Monday, January 29, 2018

Interview with Denis Urubko following the rescue on Nanga Parbat.

This is a rough translation of :
Original interview of Denis Urubko in Spanish by Darío Rodríguez / DESNIVEL - Sunday, January 28, 2018 - Updated at 9:10 p.m.
Denis Urubko "It has been a wonderful experience to help a person as extraordinary as Elisabeth Revol survive"
This is the conversation we have had today with Denis Urubko. He had just arrived in Skardu, he had not yet been able to sleep and, despite the fatigue, he did not hesitate to talk to us and explain how the rescue of Elisabeth Revol was developed and the reasons why it was not possible to rescue Tomek Mackiewicz
Congratulations for what you did Adam Bielecki and you ...
People have to help each other, especially climbers, and more so when it comes to someone as extraordinary as Elisabeth Revol, whom I respect a lot. It has been a unique experience to help her survive in such a delicate situation in winter in the Nanga Parbat.
You must be very tired, you have not slept yet ...
Of course. I have not drunk in 20 hours, my eyes are a bit burned by the sun, but we are also very satisfied. Now we meet Adam and I at the hotel in Skardu, resting and feeling that we have done what had to be done. Of course we are not totally satisfied because we could not help Tomek. But it has been great to be able to rescue Elisabeth Revol.
"No helicopter had landed before in this place, so close to camp 1"
Why did you make the decision to do the rescue on the Kinshofer route?
It is equipped with fixed ropes installed by commercial expeditions and, also, because this season did not have much ice, there was something, but not too much. We were able to climb so fast thanks to the fixed ropes, this allowed us to ascend without any doubt, and thus focus on climbing, climbing, climbing ...
We went with the ice axes and had to overcome some ice slopes, but we were also very lucky, because -as I told you- we found many fixed ropes in the route, and this allowed us to ascend quickly. The fixed ropes in the Kinhsoffer wall were in good condition and we were able to overcome it without any additional risk.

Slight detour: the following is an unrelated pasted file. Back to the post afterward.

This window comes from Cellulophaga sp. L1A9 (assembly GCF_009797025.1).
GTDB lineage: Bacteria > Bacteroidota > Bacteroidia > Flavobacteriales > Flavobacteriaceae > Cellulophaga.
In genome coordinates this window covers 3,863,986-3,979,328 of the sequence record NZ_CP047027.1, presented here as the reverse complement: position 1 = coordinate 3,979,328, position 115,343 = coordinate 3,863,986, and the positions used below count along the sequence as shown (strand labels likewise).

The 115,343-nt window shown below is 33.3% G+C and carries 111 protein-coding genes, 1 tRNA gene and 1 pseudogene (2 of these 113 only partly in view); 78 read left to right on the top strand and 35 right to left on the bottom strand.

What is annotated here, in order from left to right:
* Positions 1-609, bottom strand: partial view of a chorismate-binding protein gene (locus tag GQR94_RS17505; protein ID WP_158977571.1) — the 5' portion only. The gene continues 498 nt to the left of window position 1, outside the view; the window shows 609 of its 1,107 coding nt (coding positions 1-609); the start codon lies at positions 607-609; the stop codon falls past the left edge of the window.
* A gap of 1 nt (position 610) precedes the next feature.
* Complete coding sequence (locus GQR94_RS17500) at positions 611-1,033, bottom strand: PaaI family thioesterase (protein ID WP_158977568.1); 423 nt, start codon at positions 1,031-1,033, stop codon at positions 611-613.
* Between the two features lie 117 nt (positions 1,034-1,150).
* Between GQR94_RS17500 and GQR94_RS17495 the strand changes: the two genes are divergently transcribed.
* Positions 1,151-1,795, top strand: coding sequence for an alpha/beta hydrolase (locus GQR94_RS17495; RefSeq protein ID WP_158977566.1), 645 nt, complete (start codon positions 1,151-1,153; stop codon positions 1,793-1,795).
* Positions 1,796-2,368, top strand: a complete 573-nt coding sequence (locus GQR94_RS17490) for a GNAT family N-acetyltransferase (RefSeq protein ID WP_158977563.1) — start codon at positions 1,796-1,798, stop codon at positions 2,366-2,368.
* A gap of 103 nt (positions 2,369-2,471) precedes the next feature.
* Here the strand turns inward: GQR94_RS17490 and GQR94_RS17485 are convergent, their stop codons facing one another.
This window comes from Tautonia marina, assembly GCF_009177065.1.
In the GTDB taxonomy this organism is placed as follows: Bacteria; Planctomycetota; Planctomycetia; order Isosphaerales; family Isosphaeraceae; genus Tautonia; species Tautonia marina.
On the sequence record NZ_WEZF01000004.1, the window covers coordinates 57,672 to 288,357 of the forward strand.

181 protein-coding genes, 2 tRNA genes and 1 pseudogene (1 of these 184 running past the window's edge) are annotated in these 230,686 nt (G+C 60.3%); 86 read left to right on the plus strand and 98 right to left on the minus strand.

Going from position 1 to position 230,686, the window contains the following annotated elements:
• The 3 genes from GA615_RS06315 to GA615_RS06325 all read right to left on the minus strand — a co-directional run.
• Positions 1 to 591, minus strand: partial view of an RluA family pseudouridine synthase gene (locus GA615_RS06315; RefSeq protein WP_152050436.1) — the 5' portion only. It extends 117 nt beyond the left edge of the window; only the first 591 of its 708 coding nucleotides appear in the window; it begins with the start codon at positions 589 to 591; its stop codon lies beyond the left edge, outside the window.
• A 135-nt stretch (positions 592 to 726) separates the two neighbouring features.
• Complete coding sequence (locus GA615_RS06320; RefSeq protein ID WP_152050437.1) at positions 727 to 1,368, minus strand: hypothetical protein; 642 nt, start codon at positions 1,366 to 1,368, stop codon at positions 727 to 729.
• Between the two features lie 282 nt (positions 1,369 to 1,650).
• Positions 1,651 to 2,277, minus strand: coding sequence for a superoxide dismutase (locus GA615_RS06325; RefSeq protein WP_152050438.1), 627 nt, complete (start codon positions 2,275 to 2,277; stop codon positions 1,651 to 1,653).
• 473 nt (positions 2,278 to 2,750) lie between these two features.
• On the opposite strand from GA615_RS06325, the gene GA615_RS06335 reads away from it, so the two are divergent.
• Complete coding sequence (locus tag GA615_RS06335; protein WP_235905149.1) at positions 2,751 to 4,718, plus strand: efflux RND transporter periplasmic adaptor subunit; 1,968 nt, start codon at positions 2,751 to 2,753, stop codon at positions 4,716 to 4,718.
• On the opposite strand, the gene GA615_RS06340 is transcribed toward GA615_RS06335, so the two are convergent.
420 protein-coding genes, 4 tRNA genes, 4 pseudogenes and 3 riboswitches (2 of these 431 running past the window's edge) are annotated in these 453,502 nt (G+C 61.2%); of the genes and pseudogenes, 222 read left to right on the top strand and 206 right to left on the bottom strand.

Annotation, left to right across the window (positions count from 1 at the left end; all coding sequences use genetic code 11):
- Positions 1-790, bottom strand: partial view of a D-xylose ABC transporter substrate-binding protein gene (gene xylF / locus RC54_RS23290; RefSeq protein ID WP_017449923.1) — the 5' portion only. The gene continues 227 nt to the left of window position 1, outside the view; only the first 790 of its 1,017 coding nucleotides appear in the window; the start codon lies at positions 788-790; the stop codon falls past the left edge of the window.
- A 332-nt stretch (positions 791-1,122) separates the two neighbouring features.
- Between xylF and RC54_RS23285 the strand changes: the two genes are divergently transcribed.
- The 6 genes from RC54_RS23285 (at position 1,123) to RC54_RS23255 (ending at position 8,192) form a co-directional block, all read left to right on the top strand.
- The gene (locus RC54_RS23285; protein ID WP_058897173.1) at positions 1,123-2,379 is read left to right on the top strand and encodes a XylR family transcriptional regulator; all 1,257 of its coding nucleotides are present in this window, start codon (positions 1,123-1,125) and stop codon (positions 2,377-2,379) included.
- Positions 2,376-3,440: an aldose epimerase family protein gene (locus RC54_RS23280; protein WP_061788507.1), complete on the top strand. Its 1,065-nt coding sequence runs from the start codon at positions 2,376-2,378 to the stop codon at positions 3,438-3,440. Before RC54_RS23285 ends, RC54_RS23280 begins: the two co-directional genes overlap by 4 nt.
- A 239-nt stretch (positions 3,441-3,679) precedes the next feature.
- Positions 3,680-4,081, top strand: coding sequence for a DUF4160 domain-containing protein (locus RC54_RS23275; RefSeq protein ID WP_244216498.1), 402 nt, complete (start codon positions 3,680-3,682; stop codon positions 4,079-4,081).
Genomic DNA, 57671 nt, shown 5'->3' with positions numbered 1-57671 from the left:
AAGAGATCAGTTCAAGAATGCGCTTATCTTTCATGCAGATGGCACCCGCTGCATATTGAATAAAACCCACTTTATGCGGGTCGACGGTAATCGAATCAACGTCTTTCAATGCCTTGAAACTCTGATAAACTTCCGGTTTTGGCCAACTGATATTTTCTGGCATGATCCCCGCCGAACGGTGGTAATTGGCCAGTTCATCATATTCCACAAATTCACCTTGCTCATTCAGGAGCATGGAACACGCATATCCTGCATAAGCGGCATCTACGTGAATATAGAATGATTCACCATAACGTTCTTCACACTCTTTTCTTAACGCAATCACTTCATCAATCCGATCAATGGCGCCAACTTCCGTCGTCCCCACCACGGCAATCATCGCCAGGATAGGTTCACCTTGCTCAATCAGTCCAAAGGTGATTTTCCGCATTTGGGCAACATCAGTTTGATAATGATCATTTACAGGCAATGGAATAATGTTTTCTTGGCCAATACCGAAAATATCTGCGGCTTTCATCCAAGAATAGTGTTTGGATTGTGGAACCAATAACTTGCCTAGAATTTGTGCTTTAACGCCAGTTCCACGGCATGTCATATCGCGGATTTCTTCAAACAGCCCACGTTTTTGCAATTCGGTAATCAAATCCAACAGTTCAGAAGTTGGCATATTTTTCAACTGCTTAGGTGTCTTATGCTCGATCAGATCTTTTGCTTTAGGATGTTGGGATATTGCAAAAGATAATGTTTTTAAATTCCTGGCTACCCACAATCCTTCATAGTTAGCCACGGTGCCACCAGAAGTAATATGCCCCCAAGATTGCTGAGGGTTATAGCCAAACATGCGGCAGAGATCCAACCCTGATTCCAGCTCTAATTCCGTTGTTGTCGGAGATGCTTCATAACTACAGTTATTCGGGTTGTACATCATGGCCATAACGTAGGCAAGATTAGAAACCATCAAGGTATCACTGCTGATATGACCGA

How much did you ascend until you reach Elisabeth? A thousand meters?
No, more ... around 1,200 meters ... What is clear is that we could not sit idly by. We had the possibility of doing it and Adam and I have been lucky enough to be able to help another person, showing that we are athletes, that we are human beings.
The helicopter left us one hundred meters below field 1, at about 4,800 meters. No helicopter had landed earlier in this place, so close to camp 1. When we approached, I was guiding the pilot and I said "If there is a possibility, leave us here" and he said "Let's try it" and he deposited us in that place. The moment the helicopter left us there was also an epic, heroic moment of this rescue.
Immediately, we begin the ascent.
"We were very lucky: we were able to use the helicopter, we were acclimatized, we had the necessary material ..."
How many hours did you delay since the helicopter left you until you got to where Elisabeth was?
About 8 hours .. It was night. We wanted to go light but we had no choice but to carry weight because we had to transport rescue material: store, medicines .... We made a great effort that we are absolutely satisfied with.
I think that any climber, in case of a similar situation, would do the same thing that Adam and I have done. We were very lucky: we were able to use the helicopter, we were acclimatized, there was a budget to carry out the rescue, we had the necessary equipment ... We just had to give our best. We had to do it.
How high did you find Elisabeth?
At six thousand meters, about fifty above camp 2. We had just passed camp 2, which is about 5,950 meters. When we arrived everything was totally dark, I could not see anything. On the radio someone told us that he had seemed to see a light descending. I started to scream-it was windy, it was a real miracle-and we heard a voice in the darkness. It was a great joy because we knew that we were close to her and that we were going to be able to help her.
She is a very strong woman who came down by herself, in a really extreme situation. He managed to descend slowly until we met.
At that moment we felt that our mission had been a success. Everything has been a miracle. The helicopter pilots landed in a truly incredible area a little below field 1 of the Nanga Parbat. This helped us a lot because it left us relatively high. Immediately we begin to ascend. And Elisabeth kept fighting until the end, descending with a very strong mentality. She is a totally incredible woman.
"We rested four hours in a very small tent in camp 2 and at 6 in the morning we started the descent"
How was Elisabeth when you found her?
It was totally destroyed, its fingers were very white, it descended to -perhaps- 20 meters an hour. She was freezing, very cold, she was very tired but, in any case, she is a very strong woman who was doing something extraordinary. A woman who can do great activities in the future because she is an authentic climber.